LTO Network claims to be a toolkit for private permissionless chains. Main idea is that for every business process there’s a fairly simple workflow (that can be expressed as a state machine) that happens in private and is shared between participants only. Every step in that process is logged, and logs are anchored to a public blockchain regularly. If there is a conflict between participants that has to be escalated, arbitration happens in court using anchored logs; public blockchain is used as a zero knowledge notary. You can compare it to ad-hoc private plasma chains with legal arbitration (instead of onchain challenge). Let’s check out if the code lives up to the promise.
LTO Network’s github has 98 repositories. Many of them are not important for the review purposes: helper libraries (i.e. base58-php-ext: PHP extension for base58 encoding and decoding using the Bitcoin alphabet), project page sources, legalfling.io in-joke. Still, there is a lot of code to check out.
Most important are following repositories:
Around a dozen developers worked on those, including jasny (Arnold Daniels). Commit history runs as deep as 2014 (though some code was clearly written even earlier), it’s a clean, tidy history, commits are fairly large and well-defined by their commit message. I’d recommend the team to step up their game when they’re going to open source it: things should be described and discussed explicitly in issues and pull requests, there should be at least a contribution guide and a better, longer description for all the open repositories. I can see by commit history the team is working in that direction: dev branches are definitely more developer-friendly than master.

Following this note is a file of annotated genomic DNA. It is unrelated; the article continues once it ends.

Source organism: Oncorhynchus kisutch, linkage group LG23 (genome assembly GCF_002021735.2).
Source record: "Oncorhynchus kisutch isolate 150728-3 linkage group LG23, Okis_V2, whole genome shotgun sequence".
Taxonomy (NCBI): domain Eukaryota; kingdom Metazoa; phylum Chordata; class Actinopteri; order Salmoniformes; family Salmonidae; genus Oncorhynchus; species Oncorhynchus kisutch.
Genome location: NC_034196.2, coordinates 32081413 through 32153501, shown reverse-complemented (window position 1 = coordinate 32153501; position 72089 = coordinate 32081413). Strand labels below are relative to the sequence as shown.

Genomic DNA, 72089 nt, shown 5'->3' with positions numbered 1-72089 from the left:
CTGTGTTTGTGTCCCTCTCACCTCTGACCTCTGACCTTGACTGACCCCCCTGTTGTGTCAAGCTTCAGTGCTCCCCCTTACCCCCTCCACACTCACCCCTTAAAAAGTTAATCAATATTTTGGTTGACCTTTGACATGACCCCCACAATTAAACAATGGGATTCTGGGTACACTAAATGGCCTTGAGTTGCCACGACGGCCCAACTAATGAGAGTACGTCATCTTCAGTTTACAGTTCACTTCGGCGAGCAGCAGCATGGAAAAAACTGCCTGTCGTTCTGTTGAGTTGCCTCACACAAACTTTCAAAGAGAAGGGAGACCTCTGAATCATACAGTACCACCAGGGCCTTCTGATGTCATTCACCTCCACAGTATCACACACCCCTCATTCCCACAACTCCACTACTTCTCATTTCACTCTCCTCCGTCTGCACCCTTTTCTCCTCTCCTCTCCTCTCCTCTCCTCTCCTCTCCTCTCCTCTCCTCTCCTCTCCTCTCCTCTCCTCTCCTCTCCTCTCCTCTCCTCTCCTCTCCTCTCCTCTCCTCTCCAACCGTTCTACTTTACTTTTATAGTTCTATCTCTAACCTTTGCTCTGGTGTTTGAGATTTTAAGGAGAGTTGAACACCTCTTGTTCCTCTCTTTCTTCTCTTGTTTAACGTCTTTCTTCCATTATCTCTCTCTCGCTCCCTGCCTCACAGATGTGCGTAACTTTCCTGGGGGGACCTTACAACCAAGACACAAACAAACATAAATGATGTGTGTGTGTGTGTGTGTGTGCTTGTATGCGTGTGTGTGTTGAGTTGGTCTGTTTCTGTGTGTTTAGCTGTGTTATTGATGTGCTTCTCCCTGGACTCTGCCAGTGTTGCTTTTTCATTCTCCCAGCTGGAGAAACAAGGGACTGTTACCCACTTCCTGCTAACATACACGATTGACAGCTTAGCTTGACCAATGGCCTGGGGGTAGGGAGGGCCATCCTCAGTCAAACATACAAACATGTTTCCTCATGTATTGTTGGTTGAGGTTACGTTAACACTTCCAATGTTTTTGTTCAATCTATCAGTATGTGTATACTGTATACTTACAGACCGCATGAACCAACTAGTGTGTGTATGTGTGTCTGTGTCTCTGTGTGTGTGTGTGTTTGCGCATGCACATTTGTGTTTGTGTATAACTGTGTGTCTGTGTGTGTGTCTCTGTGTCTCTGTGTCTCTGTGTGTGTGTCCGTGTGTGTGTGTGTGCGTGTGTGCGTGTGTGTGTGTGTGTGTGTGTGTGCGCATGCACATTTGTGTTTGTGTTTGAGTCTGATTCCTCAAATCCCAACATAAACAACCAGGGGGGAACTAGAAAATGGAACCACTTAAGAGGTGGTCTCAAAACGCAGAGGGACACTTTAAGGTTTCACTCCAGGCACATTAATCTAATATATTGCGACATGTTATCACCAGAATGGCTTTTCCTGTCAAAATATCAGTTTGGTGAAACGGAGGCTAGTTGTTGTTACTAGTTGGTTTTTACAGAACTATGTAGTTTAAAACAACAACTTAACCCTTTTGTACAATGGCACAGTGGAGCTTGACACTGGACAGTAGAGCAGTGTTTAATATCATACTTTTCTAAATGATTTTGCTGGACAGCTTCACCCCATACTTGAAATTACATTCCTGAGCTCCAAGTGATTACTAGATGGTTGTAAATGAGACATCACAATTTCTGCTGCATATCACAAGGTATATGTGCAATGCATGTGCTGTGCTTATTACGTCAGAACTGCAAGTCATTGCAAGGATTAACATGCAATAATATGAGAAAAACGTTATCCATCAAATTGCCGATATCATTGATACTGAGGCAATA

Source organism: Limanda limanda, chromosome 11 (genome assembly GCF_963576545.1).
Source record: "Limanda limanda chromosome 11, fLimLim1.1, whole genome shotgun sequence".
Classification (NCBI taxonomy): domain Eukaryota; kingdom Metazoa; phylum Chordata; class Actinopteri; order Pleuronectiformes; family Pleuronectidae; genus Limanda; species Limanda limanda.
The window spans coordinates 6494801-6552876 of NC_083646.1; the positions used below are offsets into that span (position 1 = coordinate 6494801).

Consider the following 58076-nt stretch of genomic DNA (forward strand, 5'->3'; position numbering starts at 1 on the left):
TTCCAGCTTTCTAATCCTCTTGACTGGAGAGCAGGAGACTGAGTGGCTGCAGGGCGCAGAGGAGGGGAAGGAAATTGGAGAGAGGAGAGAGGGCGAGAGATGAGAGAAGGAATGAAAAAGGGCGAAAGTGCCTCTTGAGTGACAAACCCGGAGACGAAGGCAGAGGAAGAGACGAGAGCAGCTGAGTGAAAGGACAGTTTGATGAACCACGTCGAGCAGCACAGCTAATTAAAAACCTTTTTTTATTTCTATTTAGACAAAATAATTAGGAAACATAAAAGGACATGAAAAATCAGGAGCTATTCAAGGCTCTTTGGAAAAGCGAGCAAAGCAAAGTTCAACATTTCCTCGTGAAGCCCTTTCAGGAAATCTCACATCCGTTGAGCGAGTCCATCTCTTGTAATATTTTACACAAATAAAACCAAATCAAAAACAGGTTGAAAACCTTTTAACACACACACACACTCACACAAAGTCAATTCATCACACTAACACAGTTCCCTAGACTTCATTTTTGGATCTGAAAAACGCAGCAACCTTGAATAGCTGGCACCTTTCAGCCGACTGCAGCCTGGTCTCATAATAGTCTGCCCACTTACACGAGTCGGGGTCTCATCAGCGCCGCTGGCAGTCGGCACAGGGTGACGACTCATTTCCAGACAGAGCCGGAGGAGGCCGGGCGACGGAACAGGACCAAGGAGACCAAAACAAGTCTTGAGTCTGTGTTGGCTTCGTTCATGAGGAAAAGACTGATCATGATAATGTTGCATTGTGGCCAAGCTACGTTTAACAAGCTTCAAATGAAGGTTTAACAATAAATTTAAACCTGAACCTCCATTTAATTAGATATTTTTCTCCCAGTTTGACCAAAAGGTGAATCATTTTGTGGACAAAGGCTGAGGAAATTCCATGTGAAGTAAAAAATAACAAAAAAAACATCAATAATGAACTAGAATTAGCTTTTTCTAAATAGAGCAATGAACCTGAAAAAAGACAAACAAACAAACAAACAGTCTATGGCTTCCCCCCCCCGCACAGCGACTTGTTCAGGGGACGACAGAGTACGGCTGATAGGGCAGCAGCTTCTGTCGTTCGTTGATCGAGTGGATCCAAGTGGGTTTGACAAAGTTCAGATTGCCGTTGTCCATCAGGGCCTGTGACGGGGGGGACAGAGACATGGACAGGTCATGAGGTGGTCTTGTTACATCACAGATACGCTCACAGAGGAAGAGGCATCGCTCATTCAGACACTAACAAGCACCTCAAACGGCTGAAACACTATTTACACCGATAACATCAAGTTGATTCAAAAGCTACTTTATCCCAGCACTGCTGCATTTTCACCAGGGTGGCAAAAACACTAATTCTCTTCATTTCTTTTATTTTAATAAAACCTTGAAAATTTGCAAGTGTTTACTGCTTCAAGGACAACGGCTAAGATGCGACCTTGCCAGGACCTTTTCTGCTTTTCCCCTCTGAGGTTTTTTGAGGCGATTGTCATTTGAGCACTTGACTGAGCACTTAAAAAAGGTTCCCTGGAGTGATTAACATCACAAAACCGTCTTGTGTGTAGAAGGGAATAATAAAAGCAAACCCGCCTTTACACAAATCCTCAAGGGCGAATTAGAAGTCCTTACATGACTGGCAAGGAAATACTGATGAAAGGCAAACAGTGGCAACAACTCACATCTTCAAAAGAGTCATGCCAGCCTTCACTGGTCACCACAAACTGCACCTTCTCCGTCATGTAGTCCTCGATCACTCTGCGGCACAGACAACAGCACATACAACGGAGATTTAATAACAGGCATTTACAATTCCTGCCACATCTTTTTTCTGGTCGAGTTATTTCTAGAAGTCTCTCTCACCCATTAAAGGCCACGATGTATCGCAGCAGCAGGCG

There is a number of tests for every important piece of software. Tests are good but not extensive: something that can also be improved, given that LTO is essentially a solution to enforce security in a byzantine setting. There is a Travis-based CI process that is hooked up to github. Overall, an imperfect but decent development process.
The central project of the bunch. An implementation of LTO “live contract” idea. More than 4 years of development:
It’s pretty clear from later commit history that legalflow has spent considerable time in production.
So what’s that about? There’s a JSON-based domain-specific language that describes business process as a state machine. They have a playground with nice visualizers and all to show how it works:
Every party can issue transactions that trigger valid state transitions of that state machine and anchor the current state on the public blockchain so that malicious actors couldn’t rewrite the history. If for some reason parties disagree on some state transitions and maintain different forks of event chains, they can, in order of conflict severity:
- Accept the version anchored first (blockchain acts as Lamport clock)
- Sort it out in the meatspace conference call
- Sort it out in the meatspace court
That’s a fitting solution for settings where parties are a) known b) have considerable offchain stakes c) transactions correspond to fairly large meatspace events, large enough to warrant a legal action if something goes wrong. Precisely the kind of setting LTO is aiming for.